Everett Golson will have to protect the ball Saturday.
Notre Dame and Stanford have played 25 times during their historic rivalry, with the Irish winning 17 of those games.
The recent history has been dominated by the Cardinal, who have won the last three meetings, led by this year's NFL No. 1 overall pick Andrew Luck. Stanford defeated Notre Dame last season at Stanford by a 28-14 score, with Luck throwing four touchdown passes to shred the Irish defense.
The game this Saturday has additional importance, particularly for the Irish who are 5-0 for the first time in a decade, and with a win would seem on course for their first BCS berth since 2007.
This will definitely be the sternest test Notre Dame has faced all season, and it's one that should they pass, will turn a lot of heads. More so than their victories over Michigan, Michigan State and Miami.
It will be close, but expect the Irish to pull it out.
Notre Dame has built their success thus far this season on two of football's oldest, most celebrated ideas. You must run the ball effectively and play good defense.
The Irish have done both, not allowing a touchdown in their last three games against quality opponents, and possessing three tailbacks with over 200 yards and a combined eight touchdowns.
The Cardinal will provide a few different wrinkles for the Irish D. Quarterback Josh Nunes is a bit of an unknown.
He was very effective last week in a 54-48 win over Arizona, throwing for 360 yards and two touchdowns. But he struggled mightily against the Washington Huskies the week before.
The Huskies were able to stuff Stanford's power running game and put the ball into Nunes hands more. The junior struggled with the extra responsibility, completing less than 50 percent of his passes, throwing an interception and no touchdowns.
The Irish will attempt to do the exact same thing, as their front seven is their defensive strength. The key will be containing senior running back Stepfan Taylor, who has had three 100-yard rushing games this season.
The Cardinal offense also has two excellent receiving tight ends in Levine Toilolo and Zach Ertz. These two guys are big, physical and can catch. They will place great pressure on Notre Dame's defense, led by Manti T'eo. Notre Dame needs to place pressure on the quarterback and force them into blocking and not receiving responsibilities.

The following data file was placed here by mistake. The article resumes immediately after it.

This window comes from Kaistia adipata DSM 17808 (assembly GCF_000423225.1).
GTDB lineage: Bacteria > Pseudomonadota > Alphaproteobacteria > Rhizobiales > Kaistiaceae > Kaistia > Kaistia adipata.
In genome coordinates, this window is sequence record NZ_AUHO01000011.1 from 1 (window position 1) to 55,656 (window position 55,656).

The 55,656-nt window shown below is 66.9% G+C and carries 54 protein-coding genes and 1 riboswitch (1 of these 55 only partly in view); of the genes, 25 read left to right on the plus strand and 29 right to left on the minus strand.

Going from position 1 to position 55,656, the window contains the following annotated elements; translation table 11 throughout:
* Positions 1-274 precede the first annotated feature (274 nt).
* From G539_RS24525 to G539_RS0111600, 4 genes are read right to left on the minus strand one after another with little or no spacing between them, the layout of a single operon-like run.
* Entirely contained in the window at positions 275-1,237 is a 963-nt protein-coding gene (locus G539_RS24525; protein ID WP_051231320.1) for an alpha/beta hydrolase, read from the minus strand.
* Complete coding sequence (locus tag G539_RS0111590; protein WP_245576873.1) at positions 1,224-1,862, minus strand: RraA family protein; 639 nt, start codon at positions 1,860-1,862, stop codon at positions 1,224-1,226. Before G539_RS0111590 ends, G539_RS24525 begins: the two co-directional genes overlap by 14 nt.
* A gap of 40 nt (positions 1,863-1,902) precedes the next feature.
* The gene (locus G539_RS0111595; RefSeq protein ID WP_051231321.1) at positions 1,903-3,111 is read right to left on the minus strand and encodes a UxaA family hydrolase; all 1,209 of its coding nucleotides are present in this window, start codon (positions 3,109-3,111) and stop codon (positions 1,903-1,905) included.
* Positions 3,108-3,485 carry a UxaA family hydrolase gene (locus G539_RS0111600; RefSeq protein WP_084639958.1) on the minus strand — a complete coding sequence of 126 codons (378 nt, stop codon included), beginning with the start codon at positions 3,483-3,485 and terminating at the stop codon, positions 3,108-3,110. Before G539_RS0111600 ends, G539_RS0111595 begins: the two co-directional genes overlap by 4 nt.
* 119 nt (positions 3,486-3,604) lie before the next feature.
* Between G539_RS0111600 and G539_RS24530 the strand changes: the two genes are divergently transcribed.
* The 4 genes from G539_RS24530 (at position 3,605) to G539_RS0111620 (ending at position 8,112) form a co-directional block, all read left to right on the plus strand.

The Stanford offense has been middle of the road for much of the season, 62nd in overall passing and 74th in the nation in rushing. They're a team that plays a similar game to Notre Dame; don't score a lot but but don't give up a lot. Obviously, the Arizona game is the exception to that rule.
On defense, Stanford is very sound. They had also been stout all season until last week's disaster at Arizona in which they gave up 48 points at home. Nobody expects Notre Dame to put up that many this week, but Stanford does have a few weaknesses up front the Irish will seek to exploit.
The Cardinal have given up a 100-yard rusher in each of their last two games. And Arizona QB Matt Scott threw for—count' em—491 yards against them last week. With a dual-threat QB and three running backs capable of explosive performances, this is where the Irish will hope to make their hay.
Look for the three-headed-monster of George Atkinson III, Cierre Wood and Theo Riddick to get plenty of touches in their attempt to open up some space for Everett Golson to throw the ball. Golson himself could help open it up by spreading the field and creating open space for himself.
At least one of these Irish backs will need to hit the 100-yard mark this week both to keep the defense fresh and create opportunities in the passing game.
One thing Golson has to make sure of is protecting the football. Turnovers are always a killer, and in a game like this, which will be close, they could determine the outcome.
Expect this game to come down to the fourth quarter and be close. In the final analysis Notre Dame is just a better defensive team and should force a turnover late that will seal the victory.
Prediction: Notre Dame 17 Stanford 13